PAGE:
A high-end handset like the Samsung M8910 Pixon12 implies a retail box brimming with extra stuff. Well, not this time - and no surprise - if you followed the original Pixon. Just like its predecessor, the Pixon12 is bringing only the most essential things along.
The contents of the retail package include the mandatory charger, a data cable and a two-piece handsfree that allows changing the headphones without losing the remote functionality. The headset remote ends on a 3.5 mm jack so you have quite a choice of alternatives to use with the phone.
Please don't gloom too much on that second battery up there on the shot. Our Pixon12 indeed arrived with 2 batteries, but it turned out it's just a strange mistake - the retail package of the Pixon12 will include only a single battery - the primary one.
What would've been really welcome is a memory card, as the Pixon12's 150 MB of inbuilt storage are but dwarfed by market leading devices like the N97 and the iPhone, or Samsung's own Omnia HD. Of course, that can be changed at any time and also - retail contents are usually market dependent so do expect differences. Some retailers even throw in bonus memory cards, so you never know.
The Pixon12 retail package comes with a nicely designed single stylus with no spare unit. The stylus is supposed to hang on the lanyard eyelet, as the phone has no compartment to accommodate it. It's pretty inconvenient so it's nice the Pixon12 interface pretty much limits the stylus use to handwriting, so we don't see much need for it to dangle off the handset and get in the way.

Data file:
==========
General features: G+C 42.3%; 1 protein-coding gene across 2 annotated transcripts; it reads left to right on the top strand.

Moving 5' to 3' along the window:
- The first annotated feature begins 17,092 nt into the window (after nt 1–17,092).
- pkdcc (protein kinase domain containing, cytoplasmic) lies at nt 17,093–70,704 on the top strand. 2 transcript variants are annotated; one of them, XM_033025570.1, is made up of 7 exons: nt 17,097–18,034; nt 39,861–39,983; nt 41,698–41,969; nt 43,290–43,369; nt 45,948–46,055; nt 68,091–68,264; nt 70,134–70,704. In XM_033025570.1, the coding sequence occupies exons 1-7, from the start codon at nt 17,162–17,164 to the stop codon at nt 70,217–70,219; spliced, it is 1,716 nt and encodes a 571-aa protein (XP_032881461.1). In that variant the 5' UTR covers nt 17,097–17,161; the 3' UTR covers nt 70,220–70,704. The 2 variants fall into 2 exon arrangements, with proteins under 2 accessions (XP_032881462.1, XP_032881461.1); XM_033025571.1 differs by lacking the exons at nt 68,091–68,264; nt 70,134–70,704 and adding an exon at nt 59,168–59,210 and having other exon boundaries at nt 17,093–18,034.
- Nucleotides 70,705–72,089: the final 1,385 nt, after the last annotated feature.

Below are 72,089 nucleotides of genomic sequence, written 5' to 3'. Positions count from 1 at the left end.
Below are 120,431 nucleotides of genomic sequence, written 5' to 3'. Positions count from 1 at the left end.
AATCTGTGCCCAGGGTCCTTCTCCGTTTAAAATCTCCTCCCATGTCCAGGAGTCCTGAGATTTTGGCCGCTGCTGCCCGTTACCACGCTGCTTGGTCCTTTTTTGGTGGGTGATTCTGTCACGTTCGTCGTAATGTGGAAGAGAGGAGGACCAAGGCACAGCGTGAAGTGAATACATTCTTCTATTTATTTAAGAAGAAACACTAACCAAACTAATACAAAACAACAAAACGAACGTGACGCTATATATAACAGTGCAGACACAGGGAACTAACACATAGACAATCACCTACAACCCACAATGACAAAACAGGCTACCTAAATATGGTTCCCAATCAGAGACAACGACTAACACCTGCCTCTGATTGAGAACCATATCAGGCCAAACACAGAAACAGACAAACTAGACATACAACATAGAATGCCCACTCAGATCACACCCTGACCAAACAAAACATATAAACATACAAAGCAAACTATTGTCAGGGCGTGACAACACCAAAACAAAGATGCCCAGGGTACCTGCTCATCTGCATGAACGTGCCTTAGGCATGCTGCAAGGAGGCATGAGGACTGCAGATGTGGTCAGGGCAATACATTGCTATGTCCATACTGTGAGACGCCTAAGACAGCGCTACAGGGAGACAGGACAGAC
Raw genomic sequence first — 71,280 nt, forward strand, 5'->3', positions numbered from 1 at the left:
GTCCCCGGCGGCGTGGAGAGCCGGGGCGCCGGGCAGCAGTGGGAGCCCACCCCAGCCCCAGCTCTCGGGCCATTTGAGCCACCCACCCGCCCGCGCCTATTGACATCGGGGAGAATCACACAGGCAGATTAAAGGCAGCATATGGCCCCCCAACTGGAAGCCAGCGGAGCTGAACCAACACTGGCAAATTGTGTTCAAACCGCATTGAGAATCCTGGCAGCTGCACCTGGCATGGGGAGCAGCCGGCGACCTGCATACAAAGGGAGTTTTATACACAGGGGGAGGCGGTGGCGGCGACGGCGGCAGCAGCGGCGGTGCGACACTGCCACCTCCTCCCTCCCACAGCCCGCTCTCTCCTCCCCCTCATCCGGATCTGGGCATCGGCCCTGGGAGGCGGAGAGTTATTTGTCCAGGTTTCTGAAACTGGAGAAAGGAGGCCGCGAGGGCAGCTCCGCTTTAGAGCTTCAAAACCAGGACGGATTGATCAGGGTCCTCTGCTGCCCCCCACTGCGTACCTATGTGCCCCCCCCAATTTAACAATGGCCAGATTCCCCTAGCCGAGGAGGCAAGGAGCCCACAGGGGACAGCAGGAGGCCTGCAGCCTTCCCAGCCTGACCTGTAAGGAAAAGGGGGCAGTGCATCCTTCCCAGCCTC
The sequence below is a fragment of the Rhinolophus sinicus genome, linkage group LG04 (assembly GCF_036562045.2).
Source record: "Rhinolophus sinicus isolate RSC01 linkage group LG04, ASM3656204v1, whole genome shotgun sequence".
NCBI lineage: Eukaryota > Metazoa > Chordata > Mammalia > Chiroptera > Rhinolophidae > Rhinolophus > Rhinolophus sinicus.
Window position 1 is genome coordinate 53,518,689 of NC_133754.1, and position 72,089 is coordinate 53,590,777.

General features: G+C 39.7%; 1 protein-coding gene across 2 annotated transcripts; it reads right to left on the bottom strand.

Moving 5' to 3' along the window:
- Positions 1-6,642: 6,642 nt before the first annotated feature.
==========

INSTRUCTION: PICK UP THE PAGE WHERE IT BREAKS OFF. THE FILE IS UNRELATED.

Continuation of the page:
The Samsung M8910 Pixon12 is yet another touchscreen device and its design is hardly revolutionary - you know, a big screen on the front and a few buttons below. This form factor doesn't really lend itself to much variation anyway. What's more important, the Pixon12 isn't ashamed of its beginnings and almost exactly copies the original Pixon, especially the camera-centric rear.
For a phone of such skill and prominence, the Pixon12 looks and feels quite a normal medium-sized set. At 108 x 53 x 13.8 mm and 120g of weight, the M8910 Pixon12 is almost the same size and weight as the original M8800 Pixon.
The Samsung M8910 Pixon12 front is quite sleek with black glass framing the display, while the surface around the controls mimics brushed aluminum to give the set an extra bit of class. Keeping fingerprints away and the secure grip on hardware buttons are an added gain.
The 3.1-inch display of the Pixon12 beats the LG Arena screen size-wise, for a random reference, but falls short of the original Pixon and the Apple iPhone 3GS screens. At WVGA 480 x 800 pixels, the M8910 Pixon12 though is quite on the forefront of the market in terms of screen resolution.
The resistive screen of the Samsung Pixon12 is sensitive enough. It reacts to even the slightest touch almost as well as a capacitive screen, and you can use anything you want to interact with it - stylus, pencil, gloves, etc. It's far better than anything we've seen on a Windows Mobile device - it's rather close to the iPhone sensitivity.
It's not all daisies and sunshine though. In fact, sunshine does make the Pixon12 squint. Sunlight visibility is the same as the Samsung S8000 Jet and far from the best we've seen.
Yes, you will be able to see most of the Pixon12 screen on a bright sunny day, but it's far from perfect and users will be struggling under direct sunlight - especially with all them smudges on the display.
But still it's not a make or break thing. The Pixon12 screen legibility is way superior to Sony Ericsson Satio under direct sunlight.